Amanda Baice Mataeliga, recovering from Covid-19 after being in intensive care at Middlemore Hospital, is relieved to be walking into a community home for herself and her family.
Her road has been a tough one.
She gave birth to Wunder Grace Blessing two weeks ago, with the baby born premature at seven months, but wasn’t able to see and hold her until this week now she has recovered from Covid.
As part of the AOG Samoan cluster, Mataeliga and her large family have been selected for transitional housing and wraparound services delivered by a Pasifika collective of providers.
“It’s a blessing truly a blessing, we are a big family so some will be at our other home some will be living here,” she told 1 News.
The seven homes in Otahuhu are run by the Penina Trust, which has 140 units to temporarily house families in need.
These ones will be for families recovering from Covid-19 and will include a raft of medical and social support.
Penina Trust chief executive Tupuola Roine Lealaiauloto says this is a good example of the Government working with providers and communities to make sure those recovering from Covid-19 are looked after.
“These units were due to come online in a couple of months but we asked and worked with the Ministry of Health to put these aside in case we had a Pacific cluster which is exactly what has happened,” she said.
Jerome Mika from The Cause Collective, who has worked closely with the AOG cluster, says Pasifika coming out of MIQ and hospital are confronted with a raft of challenging issues – some have lost jobs and homes because they are in rent arrears.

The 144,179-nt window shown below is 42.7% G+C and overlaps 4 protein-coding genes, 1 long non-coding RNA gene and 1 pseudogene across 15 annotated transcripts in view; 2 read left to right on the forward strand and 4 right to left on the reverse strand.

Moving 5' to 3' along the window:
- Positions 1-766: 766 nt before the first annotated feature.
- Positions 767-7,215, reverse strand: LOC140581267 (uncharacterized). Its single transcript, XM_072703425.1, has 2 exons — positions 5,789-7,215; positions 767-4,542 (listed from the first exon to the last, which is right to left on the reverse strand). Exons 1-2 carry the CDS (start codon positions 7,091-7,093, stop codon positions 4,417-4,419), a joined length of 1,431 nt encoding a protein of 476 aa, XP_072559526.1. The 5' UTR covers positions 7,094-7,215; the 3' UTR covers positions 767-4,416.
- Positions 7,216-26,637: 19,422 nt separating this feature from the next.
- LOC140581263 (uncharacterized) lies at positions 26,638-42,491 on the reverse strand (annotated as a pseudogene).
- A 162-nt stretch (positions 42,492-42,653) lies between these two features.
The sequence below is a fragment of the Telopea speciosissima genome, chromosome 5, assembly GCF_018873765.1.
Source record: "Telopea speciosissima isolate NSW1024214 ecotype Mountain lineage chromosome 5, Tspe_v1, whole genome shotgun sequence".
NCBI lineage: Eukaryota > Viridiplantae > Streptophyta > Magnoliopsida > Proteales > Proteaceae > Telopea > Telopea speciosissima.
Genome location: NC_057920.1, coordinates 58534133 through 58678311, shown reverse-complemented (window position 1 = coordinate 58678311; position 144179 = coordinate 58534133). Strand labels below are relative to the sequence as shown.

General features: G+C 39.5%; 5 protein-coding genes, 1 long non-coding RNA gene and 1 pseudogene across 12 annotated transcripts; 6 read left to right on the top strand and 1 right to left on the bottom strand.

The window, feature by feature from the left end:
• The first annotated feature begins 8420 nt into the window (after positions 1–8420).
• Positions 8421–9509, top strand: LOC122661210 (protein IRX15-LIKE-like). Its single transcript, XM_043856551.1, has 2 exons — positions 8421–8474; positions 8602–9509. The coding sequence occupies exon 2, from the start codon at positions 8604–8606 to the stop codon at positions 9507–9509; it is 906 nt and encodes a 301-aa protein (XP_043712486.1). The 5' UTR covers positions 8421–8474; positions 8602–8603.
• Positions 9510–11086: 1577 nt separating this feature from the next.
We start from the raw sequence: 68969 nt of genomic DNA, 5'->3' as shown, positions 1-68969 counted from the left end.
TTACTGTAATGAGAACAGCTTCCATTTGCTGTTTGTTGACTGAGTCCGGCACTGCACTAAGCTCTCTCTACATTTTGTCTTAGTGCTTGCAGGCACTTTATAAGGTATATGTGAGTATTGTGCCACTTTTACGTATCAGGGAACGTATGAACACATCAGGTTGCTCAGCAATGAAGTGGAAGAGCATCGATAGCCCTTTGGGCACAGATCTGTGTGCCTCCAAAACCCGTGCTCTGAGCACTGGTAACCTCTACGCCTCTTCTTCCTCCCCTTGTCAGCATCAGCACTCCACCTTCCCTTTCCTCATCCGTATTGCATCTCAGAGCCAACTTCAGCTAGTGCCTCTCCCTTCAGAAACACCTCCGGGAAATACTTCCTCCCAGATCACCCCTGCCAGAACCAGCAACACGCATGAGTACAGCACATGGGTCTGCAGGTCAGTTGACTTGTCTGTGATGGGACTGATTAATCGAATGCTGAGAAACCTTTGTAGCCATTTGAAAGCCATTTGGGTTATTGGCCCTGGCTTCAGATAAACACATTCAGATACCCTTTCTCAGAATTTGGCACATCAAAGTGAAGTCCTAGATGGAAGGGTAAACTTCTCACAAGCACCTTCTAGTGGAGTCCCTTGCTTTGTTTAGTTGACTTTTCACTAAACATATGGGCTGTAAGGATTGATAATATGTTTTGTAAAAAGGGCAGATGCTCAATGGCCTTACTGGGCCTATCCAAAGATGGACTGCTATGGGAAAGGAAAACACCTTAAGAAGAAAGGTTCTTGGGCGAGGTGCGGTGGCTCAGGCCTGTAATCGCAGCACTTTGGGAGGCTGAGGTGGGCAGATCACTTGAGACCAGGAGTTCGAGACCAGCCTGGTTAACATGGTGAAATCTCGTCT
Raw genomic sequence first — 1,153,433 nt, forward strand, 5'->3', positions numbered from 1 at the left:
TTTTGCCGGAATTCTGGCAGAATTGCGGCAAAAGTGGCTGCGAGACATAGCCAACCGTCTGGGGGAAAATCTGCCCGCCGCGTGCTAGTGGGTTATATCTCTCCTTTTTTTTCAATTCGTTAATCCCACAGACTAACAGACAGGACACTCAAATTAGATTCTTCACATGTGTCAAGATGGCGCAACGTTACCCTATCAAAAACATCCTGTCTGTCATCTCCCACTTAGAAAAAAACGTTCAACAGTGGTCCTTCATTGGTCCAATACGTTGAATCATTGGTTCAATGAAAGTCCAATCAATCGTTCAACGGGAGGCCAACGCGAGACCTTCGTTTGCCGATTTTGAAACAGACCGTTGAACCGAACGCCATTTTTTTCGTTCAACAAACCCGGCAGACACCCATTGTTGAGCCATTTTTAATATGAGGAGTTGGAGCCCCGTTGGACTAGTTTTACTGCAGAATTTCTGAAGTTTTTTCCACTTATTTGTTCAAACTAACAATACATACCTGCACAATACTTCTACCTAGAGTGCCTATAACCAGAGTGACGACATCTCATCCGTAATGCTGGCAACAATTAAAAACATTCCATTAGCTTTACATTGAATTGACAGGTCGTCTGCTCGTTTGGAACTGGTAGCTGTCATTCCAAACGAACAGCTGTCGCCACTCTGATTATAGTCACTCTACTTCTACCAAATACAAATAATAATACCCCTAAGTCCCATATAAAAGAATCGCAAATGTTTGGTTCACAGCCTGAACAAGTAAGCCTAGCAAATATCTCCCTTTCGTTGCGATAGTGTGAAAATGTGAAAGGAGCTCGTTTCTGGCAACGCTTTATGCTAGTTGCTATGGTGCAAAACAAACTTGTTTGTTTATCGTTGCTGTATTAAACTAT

“Housing, employment, we have also had issues around mental health, support for children in education even the digital divide…that’s why the initiative to bring them into transitional homes is a great way to partner and integrate back into the community,” he said.
Medical support from South Seas Healthcare is also being provided for the families.
Its CEO, Lemalu Silao Vaisola-Sefo, says his organisation has been working for the past few weeks with the AOG cluster and now they are pleased to be helping those emerging from MIQ.
“We are going to provide medical support through primary care we have got doctors and nurses who have been here this afternoon who can speak Samoan so that is to build, to continue the trust, that our community have had with South Seas,” he said.
For Mataeliga, the support from both her church and the Pasifika providers has meant a lot.
“I’m really looking forward to bringing our baby home to her new home and also the rest of the family – they are still in MIQ…we are going to give thanks to God because if it wasn’t for him, I wouldn’t be here, I wouldn’t have a baby and we wouldn’t be together anymore,” she said.
For this family being together is everything.